FWIW with Pandora and YouTube, normalization is permanently on in Browsers, on by default with Amazon Music, Tidal, and Deezer (although you can turn it off in Tidal on iOS and Android), and off by default with Apple music. I’m not sure who’s doing album normalization vs. individual songs. Also LUFS readings aren’t always perfect.

    As to people saying music sounds “different” when normalized, it really is just a level change when going from higher to lower, so I suspect any tonal difference may be due to the louder level hitting a sweeter part of the Fletcher-Munson curve.

    Like you, I do master a little “hot” for some material because of how it affects the sound. On balance, though, I think the advantages of mastering to a consistent level – while imperfect – outweigh the disadvantages of having loudness wars, where people were destroying dynamic range because of needing to be “competitive” with playlists. If the reason for squashing is more volume, you can always get more volume with unsquashed material by turning up a volume control. But with squashed recordings, you can never get the dynamics back, regardless of level.

    Interesting discussion, and I’m sure more changes are in store.

  • Steve Mann

    Thanks for the feedback Craig. Regarding the true peak I usually leave 1dB headroom to account for transcoding. If I compare my -14LUFS masters with my -9LUFS masters with volume compensation so they both sound the same loudness, I like the added “pressure” I get from Ozone’s Maximizer when set up correctly. But this is of course just my taste and is probably more relevant in my case as I produce mostly rock music. But I do generally find that the Maximizer enables me to push the audio up to -9LUFS without any real detriment to the way transients (e.g. snare) are perceived and without any feeling that the dynamics are being overly squashed.

    Personally I think it’s dangerous to assume that Spotify listeners have normalisation switched on. I have read plenty of forums where people are sure that the normalisation changes the sound of the music and so switch it off. The Web Player also seems to have no option to switch normalisation on or off and it seems to be off by default.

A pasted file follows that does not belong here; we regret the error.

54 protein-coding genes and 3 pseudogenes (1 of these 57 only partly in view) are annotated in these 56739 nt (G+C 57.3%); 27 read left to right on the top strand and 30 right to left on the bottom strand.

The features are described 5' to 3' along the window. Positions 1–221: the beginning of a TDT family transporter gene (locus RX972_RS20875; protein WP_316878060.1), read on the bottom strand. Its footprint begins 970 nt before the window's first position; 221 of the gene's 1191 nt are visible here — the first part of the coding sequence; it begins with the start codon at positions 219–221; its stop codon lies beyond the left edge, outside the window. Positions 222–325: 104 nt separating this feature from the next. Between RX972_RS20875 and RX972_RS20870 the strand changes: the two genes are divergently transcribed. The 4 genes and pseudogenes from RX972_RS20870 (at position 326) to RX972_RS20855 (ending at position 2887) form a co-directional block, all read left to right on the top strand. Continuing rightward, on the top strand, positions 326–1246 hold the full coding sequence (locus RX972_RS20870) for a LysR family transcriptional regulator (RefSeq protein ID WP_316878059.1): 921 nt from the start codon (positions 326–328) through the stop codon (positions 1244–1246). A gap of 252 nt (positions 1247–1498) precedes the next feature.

• Craig Anderton

    Spotify’s player defaults to “Normalize Volume,” but yes, you can defeat that under “Settings” to hear the music without volume normalization. I choose to normalize the volumes, and I assume most other people do too but I don’t have any stats of that. The advantage of catering to those who have chosen to normalize is that heavily-compressed albums can sound “smaller” when volume-normalized due to the lack of dynamic range. So I guess it comes down to whether you think more people listen to Spotify with volume normalization turned on or turned off, and which group is the target for your music. (FWIW I did a test on YouTube comparing my albums, which span four years and were mastered to different LUFS levels. They all have the same perceived level.)

  • Steve Mann

    Over the past year or so all my releases on Spotify have conformed to the requested -14 LUFS loudness, which is 5 dB quieter than I master for CD. I have recently discovered that the Spotify Web Player does not seem to equalise the perceived loudness between tracks – they all seem to be at their original levels. So all the releases of my peers who have simply uploaded CD masters sound way louder (sometimes nearly twice as loud) than my releases which sound very weak by comparison. I will never again upload to the streaming services at anything quieter than -9 LUFS.

  • Craig Anderton

    Thanks! Being a musician is where I got started 🙂 I’m putting the finishing touches on my 2020 album project, which was done entirely in Studio One. It will be posted on my YouTube channel soon.

  • I. C. All

    I’m glad to see the coming of the end of the loudness wars myself. It forces you to ruin the dynamic range and that means the song won’t have the intended effect on the listener. I’ve self-released a few CD’s (admittedly the first ones weren’t mixed/mastered ideally, due to limited experience) and I refused to squash them just for the sake of loudness. I even made up a little badge I put on the covers, “ALWR”, which stood for ‘Anti Loudness War Recording” LOL

  • Jeff Clark

    Thank you Craig Anderton! You have been chock full of good information over the years. It wasn’t until recently that I found out you are actually an artist too LOL. 😁

    Thanks again,
    Jeff Clark